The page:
Thursday, August 16, 2012
IBM Acquires Texas Memory (SSD Vendor)
More about IBM buying a 30 years old vendor of SSD
IBM selects 'mature' flash option, buys Texas Memory Systems
"TMS has been around since 1978 but remains relatively small with 100 employees. It started with memory systems for seismic processing for the oil and gas industry. TMS was among the first solid-state storage vendors, shipping its first NAND flash system – the RamSan-500 – in 2007."
IBM to Buy Solid-State Storage Supplier TMS
"TMS, in fact, has been selling IT transformation for years. An early player in the Flash-based storage market, the 34-year-old company sells rackmount systems and PCIe cards under its RamSan brand. The purpose of these solutions is to improve the performance of IT systems, using less power and smaller form factors.
Performance and throughput are getting more important than ever, thanks to big-data, cloud infrastructures, and the need for more and better storage in-house -- at lower-than-ever prices.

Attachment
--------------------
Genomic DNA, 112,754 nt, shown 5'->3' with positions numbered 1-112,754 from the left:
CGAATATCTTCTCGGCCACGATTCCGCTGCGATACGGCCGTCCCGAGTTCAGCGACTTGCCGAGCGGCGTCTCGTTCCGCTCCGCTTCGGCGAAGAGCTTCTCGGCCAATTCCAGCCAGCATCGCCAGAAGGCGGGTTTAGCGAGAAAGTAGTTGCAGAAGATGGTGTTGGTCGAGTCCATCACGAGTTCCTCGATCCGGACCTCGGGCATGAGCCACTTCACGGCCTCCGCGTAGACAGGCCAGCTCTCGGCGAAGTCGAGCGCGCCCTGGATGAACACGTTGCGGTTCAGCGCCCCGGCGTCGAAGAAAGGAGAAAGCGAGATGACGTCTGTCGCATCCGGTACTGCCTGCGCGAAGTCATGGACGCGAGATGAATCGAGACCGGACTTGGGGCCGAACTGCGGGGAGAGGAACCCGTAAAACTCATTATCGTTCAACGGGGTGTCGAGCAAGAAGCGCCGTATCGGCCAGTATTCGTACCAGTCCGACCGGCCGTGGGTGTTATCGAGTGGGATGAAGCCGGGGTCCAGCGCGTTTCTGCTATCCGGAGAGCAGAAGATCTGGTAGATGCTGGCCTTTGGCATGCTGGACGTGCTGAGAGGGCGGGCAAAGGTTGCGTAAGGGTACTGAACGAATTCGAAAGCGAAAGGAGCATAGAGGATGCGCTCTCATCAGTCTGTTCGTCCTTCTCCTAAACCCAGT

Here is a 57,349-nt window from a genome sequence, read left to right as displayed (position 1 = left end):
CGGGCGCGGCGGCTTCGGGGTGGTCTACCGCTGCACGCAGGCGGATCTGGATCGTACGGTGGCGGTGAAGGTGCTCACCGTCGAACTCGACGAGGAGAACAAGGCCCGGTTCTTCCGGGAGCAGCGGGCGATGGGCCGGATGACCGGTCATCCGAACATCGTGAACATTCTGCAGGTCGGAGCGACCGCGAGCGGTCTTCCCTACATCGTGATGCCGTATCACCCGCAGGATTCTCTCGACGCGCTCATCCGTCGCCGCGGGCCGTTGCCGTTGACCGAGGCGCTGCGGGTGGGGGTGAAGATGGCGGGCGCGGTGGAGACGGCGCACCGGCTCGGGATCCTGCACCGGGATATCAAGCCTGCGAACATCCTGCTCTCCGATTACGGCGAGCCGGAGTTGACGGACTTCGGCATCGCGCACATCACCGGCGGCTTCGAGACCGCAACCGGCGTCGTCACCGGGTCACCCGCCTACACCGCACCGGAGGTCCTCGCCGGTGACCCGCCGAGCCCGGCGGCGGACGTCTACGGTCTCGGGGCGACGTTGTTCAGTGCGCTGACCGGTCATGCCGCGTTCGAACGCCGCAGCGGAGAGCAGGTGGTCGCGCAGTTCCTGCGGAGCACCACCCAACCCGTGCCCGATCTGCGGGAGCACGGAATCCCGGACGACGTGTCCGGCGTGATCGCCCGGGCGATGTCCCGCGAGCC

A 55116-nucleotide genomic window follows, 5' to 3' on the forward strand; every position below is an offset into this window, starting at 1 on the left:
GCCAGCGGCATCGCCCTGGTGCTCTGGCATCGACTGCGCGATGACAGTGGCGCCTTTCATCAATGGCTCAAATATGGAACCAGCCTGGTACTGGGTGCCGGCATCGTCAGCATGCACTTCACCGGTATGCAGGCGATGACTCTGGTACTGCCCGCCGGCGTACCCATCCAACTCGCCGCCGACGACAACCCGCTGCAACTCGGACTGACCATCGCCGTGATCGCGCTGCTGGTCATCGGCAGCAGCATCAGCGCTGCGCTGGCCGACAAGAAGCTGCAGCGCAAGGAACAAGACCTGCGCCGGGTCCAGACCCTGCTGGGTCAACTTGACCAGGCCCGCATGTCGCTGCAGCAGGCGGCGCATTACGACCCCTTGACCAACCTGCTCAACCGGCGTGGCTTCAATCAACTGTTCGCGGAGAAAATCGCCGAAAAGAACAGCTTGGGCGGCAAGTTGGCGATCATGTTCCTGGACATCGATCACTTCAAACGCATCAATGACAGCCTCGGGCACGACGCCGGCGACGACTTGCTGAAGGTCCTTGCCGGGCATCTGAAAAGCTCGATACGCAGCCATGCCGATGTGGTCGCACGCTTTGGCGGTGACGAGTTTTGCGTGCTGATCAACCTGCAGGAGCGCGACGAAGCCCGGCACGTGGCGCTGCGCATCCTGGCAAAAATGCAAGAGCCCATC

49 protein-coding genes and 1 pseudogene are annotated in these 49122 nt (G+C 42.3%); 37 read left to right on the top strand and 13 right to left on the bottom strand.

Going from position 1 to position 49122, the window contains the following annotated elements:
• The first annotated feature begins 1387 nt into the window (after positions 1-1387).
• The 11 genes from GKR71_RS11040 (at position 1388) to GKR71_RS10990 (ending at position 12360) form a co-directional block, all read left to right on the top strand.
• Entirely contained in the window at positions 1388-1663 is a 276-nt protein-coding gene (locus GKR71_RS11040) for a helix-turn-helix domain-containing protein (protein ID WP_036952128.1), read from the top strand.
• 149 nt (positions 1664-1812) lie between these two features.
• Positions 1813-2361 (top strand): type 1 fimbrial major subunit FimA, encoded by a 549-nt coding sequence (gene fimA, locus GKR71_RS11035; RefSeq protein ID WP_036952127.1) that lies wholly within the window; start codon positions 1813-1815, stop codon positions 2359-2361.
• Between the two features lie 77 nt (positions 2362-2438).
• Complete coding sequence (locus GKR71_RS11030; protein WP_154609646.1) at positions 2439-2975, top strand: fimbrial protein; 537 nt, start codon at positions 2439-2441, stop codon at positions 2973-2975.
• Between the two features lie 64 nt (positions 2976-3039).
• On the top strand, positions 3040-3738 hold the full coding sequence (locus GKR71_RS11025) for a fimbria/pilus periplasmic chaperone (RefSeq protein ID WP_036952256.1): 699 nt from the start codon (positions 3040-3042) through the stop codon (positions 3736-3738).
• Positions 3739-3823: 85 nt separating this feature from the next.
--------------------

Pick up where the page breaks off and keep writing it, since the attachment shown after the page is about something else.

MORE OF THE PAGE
TMS makes its own solid-state storage modules with its own controllers and designs. It claims patented RAID technologies -- an important feature, given that early solid-state storage systems were sometimes accused of being less durable than hard-disk drives."
IBM Solidifies SSD Strategy With Texas Memory Acquisition
In what could be one of the most important acquisitions of the year, IBM today announced plans to acquire Texas Memory Systems. While the details will be presented later on today, we think this is an excellent move on the part of IBM. Texas Memory brings a deep technical bench and excellent leadership that will allow IBM to differentiate itself from other large storage vendors.
As we described in our article " IBM Storage Makes Its SSD Case " this purchase significantly strengthens IBM's SSD Strategy. As the Texas Memory products are integrated into the IBM portfolio it puts IBM on par, if not ahead of EMC for completeness of flash offering.
Now the race will be to see who can address the integration of all of these flash domains (server, network, storage) as well as automate these domains. Doing so is a key requirement in eliminating performance sprawl as we describe in our latest chalktalk